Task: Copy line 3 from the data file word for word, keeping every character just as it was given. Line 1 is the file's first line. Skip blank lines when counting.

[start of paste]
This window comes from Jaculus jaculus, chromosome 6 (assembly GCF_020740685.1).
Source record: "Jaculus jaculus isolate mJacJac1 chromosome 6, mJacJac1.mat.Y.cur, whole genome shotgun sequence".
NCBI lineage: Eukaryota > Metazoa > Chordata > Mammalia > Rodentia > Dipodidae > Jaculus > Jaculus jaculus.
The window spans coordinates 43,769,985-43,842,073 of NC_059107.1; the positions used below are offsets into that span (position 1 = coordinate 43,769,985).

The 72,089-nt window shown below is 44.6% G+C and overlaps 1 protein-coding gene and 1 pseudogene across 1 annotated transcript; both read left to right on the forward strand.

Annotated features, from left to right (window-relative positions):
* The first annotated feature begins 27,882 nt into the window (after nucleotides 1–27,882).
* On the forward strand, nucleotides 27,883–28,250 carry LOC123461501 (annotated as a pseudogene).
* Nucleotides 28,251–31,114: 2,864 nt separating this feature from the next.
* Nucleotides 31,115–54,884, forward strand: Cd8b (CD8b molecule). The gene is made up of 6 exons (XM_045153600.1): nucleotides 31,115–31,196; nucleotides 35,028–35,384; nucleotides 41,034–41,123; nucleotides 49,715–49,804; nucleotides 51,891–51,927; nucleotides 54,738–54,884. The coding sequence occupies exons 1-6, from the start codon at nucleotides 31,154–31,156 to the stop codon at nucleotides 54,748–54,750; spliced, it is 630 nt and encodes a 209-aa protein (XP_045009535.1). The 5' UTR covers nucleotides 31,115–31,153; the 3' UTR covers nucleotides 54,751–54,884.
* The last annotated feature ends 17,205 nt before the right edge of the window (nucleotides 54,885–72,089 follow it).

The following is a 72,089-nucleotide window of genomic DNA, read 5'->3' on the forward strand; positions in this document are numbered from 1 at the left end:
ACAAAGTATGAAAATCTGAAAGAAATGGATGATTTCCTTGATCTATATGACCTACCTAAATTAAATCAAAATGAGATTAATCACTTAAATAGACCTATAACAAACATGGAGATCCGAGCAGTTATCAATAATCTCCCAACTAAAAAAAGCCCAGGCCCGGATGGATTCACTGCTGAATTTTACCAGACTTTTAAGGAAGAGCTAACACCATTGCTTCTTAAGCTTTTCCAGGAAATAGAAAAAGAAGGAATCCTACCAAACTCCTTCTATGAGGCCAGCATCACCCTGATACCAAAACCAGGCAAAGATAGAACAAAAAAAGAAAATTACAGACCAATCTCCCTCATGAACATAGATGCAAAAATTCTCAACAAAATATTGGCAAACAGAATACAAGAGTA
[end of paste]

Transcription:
NCBI lineage: Eukaryota > Metazoa > Chordata > Mammalia > Rodentia > Dipodidae > Jaculus > Jaculus jaculus.